Leaders of the US and European Union are considering a new trade agreement that would in many cases eliminate tariffs, lower non-tariff barriers, and make the flow of capital between the two shores of the Atlantic even easier than it is now.
Corporations, banks, and political leaders on both sides are eager to strike a deal, and negotiations on a US-EU free trade agreement, could begin as early as this summer.
Some US labor leaders, who have opposed similar trade deals, are saying that such an agreement if done right could help both US and EU workers.
According to a statement on the AFL-CIO blog, “If negotiated with the goal of increasing employment and well-being for working families, a US-EU (free trade agreement) could positively affect that trade imbalance and create jobs in the US by increasing net exports. Unfortunately, experience has shown that despite rosy predictions. . . export and job growth, promised gains from NAFTA-style trade agreements generally fail to pan out.”
“An agreement done right could help sustain and expand the middle class and provide economic opportunity for hundreds of millions of people,” said Leo Gerard, international president of the United Steelworkers. But Gerard also cautioned that following the pattern set by NAFTA “would be a recipe for disaster.”
Supporters of past trade deals have promised that they would create jobs, but as Robert E. Scott of the Economic Policy Institute points out, these have turned out to be empty promises.
According to Scott, the problem with these deals is that they do little to reduce the US trade deficit–our excess of imports over exports.
Exports complement domestic production and produce more jobs; imports, on the other hand, supplant domestic production offsetting any new jobs created by more imports.
Past deals, in some cases, have exacerbated the trade deficit. According to Scott before NAFTA, the US had a small trade surplus with Mexico. By 2010, the US trade deficit with Mexico had grown to $97.2 billion, which displaced 682,000 jobs.
The Korea trade pact which went into effect in 2012 was supposed to help lift the US economy out its doldrums. President Obama said that exports resulting from the deal would result in a net increase of 70,000 jobs.
But according to Scott, “That agreement took effect on March 15, 2012, and yet U.S. exports to Korea fell last year, and the trade deficit increased, meaning that Korea trade reduced demand for domestically produced goods in 2012 and cost the US jobs.”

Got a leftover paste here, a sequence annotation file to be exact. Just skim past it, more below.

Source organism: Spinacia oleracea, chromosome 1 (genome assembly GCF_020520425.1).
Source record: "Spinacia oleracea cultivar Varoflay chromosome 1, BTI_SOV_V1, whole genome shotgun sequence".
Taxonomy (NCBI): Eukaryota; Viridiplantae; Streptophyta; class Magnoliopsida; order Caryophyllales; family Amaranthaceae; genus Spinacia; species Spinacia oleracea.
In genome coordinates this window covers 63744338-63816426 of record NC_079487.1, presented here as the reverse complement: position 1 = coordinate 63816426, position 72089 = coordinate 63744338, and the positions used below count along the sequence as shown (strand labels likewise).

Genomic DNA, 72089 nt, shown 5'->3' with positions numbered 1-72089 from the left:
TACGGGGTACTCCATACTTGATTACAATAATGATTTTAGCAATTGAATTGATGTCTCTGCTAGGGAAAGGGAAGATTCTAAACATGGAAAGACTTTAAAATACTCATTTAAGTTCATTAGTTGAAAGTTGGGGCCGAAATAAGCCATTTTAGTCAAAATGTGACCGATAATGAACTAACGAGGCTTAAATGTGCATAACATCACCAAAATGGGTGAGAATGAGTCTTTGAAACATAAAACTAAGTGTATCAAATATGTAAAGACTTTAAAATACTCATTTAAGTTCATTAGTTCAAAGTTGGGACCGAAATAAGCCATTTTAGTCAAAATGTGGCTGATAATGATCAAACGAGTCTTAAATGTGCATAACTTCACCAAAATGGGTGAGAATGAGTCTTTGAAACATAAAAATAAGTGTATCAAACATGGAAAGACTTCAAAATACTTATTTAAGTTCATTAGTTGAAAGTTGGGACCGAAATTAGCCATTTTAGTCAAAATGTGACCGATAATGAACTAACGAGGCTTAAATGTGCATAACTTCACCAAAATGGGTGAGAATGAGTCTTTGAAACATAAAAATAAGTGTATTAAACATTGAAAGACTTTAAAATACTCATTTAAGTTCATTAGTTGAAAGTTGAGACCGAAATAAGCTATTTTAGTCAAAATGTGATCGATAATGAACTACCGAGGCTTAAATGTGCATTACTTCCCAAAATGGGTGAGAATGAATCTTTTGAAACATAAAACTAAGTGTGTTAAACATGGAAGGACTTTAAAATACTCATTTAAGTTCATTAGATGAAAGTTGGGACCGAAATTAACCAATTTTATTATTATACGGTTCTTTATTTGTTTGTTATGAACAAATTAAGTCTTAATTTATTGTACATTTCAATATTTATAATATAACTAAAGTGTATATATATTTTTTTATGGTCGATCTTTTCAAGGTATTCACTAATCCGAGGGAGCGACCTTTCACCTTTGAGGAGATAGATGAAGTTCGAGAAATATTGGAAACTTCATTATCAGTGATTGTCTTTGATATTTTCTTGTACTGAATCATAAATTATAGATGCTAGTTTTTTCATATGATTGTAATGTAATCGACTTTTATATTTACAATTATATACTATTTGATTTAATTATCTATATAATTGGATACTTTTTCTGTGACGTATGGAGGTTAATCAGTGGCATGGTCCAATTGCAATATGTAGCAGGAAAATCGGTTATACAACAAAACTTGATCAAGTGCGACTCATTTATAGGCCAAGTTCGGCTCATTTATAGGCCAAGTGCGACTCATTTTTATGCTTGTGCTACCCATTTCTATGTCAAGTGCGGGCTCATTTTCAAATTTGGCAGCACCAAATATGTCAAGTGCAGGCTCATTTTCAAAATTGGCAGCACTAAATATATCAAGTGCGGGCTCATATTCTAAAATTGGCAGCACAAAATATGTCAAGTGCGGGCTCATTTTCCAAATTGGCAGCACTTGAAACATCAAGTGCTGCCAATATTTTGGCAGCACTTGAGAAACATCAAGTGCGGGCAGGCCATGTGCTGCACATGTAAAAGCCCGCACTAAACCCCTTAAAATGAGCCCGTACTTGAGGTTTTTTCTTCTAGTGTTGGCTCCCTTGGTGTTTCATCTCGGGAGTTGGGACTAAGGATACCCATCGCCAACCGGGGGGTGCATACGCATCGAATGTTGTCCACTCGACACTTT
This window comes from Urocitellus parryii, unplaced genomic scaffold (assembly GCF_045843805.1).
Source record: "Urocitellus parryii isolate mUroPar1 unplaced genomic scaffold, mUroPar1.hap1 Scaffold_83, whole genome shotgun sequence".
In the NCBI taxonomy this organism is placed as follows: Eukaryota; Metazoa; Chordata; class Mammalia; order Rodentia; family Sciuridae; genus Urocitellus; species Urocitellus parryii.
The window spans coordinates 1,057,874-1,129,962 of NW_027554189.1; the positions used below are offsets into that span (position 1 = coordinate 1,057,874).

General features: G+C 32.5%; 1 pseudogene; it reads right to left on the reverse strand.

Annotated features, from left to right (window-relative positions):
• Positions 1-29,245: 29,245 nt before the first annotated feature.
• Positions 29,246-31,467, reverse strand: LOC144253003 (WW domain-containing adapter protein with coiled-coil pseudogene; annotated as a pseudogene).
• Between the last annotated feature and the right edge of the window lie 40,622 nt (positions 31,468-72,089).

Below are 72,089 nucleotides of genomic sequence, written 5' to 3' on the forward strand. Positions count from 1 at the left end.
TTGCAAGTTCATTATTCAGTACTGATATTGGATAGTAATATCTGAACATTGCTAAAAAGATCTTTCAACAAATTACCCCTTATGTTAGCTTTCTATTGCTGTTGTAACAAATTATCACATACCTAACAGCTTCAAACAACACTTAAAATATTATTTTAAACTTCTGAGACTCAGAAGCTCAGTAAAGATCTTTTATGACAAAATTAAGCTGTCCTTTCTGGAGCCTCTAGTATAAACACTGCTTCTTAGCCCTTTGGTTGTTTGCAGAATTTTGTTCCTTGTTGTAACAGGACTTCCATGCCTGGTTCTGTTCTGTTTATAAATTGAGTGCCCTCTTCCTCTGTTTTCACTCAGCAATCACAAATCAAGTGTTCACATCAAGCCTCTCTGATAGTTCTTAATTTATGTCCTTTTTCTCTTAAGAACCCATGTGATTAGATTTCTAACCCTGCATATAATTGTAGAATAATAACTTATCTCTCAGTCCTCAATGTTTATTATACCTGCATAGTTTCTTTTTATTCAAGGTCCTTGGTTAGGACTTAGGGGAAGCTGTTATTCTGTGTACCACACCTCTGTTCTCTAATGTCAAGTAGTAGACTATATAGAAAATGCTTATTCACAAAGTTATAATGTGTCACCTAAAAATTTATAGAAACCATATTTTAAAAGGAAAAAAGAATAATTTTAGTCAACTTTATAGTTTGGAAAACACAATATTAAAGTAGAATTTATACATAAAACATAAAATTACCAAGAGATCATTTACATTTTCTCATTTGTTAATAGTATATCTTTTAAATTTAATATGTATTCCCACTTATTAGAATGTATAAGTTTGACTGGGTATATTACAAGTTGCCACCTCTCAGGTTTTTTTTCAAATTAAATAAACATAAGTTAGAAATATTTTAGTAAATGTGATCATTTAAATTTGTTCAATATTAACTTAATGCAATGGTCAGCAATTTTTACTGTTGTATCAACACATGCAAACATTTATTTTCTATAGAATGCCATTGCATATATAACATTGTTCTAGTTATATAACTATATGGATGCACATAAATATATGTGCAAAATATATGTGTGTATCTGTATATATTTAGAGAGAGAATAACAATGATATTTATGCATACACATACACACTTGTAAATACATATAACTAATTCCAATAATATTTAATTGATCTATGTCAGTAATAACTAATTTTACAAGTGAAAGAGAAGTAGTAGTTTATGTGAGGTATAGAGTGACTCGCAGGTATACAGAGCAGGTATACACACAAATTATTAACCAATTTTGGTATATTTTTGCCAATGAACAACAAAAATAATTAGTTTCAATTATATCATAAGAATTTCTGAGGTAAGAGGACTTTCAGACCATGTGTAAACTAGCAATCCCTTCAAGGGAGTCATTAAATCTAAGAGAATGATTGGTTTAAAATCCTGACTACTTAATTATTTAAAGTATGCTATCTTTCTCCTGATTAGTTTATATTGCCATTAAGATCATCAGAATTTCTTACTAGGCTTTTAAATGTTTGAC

Union leaders think that the right trade deal with Europe could reduce the US trade deficit.
For one thing, both trading partners have similar labor markets, so there wouldn’t be as much incentive to move production overseas, which not only costs workers jobs but also increases the trade deficit.
Moreover, Europe unlike other US trading partners has higher labor standards than the US, and if the goal of the proposed trade pact is to reduce inequalities that hamper trade, one solution might be to equalize labor standards to reduce the difference in labor costs.
Business would want to lower EU labor standards to make them more like the ones in the US, but some labor leaders think that they might have enough leverage to use the new pact to improve US labor standards and thus improve wages, job security, and health and safety.
“At a minimum any (trade) agreement should expand on existing EU mechanisms that provide for information disclosure and consultation between workers and trans-national enterprises, strengthen regulations concerning workplace health and safety, adopt the strongest protections on the testing and control of toxic chemicals, and include best practice regulations concerning contingent workers among other crucial issues,” said Gerard.
But Scott cautions that there will be many obstacles to overcome before a trade deal can help European and US workers. These trade deals are ” essentially a long menu of giveaways and protections to various corporate sectors yet leave genuinely crucial issues . . . off the table,” he writes.
Despite the significant barriers that need to be overcome, Gerard and other labor leaders are guardedly hopeful that a trade pact with Europe could benefit workers.
“Negotiations with the EU do provide a real opportunity to ensure that workers on both sides of the Atlantic could finally benefit from a free trade agreement if their interests are properly addressed,” said Gerard. . . . “How an agreement addresses the rights of workers vis-a-vis their employers as well as regulations and standards for workers at their workplace must be of paramount importance as this negotiation goes forward.”